Factors influencing adoption potential of purple tea in Nyeri County: A geographic perspective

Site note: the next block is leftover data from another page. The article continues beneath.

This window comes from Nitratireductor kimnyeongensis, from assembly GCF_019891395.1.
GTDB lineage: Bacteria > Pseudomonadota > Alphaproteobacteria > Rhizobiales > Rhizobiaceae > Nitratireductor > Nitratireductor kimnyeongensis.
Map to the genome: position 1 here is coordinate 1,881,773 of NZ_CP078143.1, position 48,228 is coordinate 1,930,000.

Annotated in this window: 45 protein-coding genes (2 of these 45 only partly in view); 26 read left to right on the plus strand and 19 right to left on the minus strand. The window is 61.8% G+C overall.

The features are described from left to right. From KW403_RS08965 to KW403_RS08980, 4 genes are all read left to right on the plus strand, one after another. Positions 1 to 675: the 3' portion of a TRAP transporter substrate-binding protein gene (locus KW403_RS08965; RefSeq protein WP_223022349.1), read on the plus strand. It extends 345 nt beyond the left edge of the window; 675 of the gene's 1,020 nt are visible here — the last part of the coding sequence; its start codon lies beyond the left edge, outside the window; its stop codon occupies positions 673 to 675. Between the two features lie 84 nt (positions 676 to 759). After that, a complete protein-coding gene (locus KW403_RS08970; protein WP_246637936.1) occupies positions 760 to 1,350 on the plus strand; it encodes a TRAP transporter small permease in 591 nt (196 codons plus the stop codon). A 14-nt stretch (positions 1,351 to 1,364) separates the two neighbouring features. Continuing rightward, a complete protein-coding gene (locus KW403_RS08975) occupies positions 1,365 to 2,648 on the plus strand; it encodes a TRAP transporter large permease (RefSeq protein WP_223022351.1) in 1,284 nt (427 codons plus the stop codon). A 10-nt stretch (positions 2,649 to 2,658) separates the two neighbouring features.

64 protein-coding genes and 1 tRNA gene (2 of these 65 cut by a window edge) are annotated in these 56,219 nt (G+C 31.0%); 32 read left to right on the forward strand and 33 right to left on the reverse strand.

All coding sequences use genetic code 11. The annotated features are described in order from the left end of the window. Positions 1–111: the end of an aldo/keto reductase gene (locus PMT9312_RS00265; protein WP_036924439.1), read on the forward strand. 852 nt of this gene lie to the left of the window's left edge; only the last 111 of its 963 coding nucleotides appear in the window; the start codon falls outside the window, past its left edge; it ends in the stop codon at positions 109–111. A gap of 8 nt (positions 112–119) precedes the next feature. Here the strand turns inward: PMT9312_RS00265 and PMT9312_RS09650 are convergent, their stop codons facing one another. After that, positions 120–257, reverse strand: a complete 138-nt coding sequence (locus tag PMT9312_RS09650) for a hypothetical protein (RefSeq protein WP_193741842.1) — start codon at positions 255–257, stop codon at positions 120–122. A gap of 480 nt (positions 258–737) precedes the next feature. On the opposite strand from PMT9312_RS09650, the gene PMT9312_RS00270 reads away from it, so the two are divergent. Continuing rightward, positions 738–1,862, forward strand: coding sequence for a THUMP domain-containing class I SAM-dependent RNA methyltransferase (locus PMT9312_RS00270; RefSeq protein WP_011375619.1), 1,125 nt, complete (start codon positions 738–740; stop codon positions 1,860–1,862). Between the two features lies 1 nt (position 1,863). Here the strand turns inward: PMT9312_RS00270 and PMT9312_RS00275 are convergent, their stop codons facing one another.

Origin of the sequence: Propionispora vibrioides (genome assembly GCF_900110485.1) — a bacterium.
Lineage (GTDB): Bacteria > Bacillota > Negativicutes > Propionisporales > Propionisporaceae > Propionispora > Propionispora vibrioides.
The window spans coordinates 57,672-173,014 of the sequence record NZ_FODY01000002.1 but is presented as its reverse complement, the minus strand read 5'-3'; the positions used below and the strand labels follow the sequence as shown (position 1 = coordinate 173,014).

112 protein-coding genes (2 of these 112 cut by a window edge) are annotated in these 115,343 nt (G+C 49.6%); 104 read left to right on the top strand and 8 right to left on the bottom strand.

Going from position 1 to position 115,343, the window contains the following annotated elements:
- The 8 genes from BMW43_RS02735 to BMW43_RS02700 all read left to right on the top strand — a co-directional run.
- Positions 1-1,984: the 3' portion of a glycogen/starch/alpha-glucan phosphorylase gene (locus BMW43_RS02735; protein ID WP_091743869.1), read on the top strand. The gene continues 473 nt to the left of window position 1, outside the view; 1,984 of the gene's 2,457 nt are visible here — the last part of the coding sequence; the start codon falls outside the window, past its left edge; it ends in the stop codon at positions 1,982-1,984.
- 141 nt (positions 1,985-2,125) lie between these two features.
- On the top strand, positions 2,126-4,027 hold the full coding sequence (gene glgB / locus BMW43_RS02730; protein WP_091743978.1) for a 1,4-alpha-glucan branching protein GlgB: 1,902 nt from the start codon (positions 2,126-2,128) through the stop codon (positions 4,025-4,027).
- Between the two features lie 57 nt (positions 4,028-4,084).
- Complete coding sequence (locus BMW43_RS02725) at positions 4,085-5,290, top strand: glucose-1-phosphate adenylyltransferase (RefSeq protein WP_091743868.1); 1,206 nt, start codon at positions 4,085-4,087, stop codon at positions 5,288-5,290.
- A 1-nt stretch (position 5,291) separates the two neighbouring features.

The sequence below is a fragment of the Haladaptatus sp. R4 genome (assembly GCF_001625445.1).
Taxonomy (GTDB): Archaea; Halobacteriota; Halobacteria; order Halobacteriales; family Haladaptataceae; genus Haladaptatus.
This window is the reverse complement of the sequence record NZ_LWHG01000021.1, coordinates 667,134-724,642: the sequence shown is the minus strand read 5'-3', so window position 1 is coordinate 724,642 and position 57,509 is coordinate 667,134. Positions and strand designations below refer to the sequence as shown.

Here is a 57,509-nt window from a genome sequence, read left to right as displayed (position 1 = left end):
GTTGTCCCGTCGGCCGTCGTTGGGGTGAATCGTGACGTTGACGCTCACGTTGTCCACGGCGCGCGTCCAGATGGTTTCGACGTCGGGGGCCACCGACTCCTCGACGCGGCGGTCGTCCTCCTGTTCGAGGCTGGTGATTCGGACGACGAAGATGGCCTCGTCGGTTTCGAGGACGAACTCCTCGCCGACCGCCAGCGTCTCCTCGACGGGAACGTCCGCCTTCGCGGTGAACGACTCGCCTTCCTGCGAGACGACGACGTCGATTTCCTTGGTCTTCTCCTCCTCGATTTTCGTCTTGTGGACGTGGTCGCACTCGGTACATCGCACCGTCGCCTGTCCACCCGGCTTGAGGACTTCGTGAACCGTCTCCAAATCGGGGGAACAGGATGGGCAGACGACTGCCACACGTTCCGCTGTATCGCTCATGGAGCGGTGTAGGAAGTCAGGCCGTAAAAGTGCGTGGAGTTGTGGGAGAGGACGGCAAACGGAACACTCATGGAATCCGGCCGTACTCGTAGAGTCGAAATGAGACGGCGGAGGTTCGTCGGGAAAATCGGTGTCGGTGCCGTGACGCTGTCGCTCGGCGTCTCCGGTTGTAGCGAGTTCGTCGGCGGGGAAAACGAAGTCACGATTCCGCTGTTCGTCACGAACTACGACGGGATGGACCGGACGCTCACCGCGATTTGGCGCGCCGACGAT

Kenya is the world’s third largest producer of tea after China and India. Tea plays a major role in Kenya’s economy as it is the third major foreign exchange earner, behind tourism and horticulture and employs approximately four million people. Over 96% of the tea is produced and exported as black tea; largely for blending lower quality tea from other countries, leading to low market prices. Coupled with the effects of changing climate, the low prices have been threatening tea production. As a result, Tea Research Foundation of Kenya (TRFK) has developed the purple tea clone (TRFK306/1) which is not only high quality and high yielding but also drought, frost and diseases resistant. The release of purple tea clone to farmers in 2011 was in response to the Vision 2030 and MediumTerm Plan (MTP) 2008-2012 which targeted new tea products diversification and value addition so as to enhance tea productivity and to boost agricultural economic growth. Unfortunately, the adoption of the purple tea by farmers has remained relatively low with the awareness standing at 30%. To a large extent, this has been attributed to poor marketing of the purple tea and inadequate processing plants for the product. The need to enhance adoption potential on purple tea has therefore, led to emergence of researches largely focusing on economic aspects such as marketing and establishment of processing plants. However, other important factors influencing adoption potential such as climate change and demographic characteristics of the farmers have received less attention. This study investigated the socio-demographic factors affecting adoption potential of purple tea in Nyeri County from a geographical perspective.